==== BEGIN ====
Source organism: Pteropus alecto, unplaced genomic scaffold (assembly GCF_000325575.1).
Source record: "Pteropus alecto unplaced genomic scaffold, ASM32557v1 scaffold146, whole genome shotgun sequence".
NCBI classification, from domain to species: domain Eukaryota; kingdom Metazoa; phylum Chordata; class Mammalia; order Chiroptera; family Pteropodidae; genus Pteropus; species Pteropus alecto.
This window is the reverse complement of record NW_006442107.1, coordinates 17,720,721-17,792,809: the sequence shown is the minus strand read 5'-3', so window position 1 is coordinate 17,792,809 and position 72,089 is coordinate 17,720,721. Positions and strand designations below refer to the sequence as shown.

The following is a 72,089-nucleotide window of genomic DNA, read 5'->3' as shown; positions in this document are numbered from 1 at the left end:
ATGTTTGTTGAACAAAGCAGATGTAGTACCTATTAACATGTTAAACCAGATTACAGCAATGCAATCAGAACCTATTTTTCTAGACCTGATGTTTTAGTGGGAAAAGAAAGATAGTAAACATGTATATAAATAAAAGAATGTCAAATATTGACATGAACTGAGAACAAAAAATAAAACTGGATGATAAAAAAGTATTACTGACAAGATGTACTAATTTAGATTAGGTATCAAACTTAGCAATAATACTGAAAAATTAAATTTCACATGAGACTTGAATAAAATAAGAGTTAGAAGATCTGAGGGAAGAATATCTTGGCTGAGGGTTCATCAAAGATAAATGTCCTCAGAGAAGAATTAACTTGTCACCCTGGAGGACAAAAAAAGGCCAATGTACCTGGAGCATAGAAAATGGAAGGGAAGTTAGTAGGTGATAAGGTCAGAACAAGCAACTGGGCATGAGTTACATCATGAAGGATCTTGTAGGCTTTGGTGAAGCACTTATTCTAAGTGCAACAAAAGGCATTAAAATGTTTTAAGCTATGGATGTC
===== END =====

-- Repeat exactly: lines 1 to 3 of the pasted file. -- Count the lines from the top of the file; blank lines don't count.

Source organism: Pteropus alecto, unplaced genomic scaffold (assembly GCF_000325575.1).
Source record: "Pteropus alecto unplaced genomic scaffold, ASM32557v1 scaffold146, whole genome shotgun sequence".
NCBI classification, from domain to species: domain Eukaryota; kingdom Metazoa; phylum Chordata; class Mammalia; order Chiroptera; family Pteropodidae; genus Pteropus; species Pteropus alecto.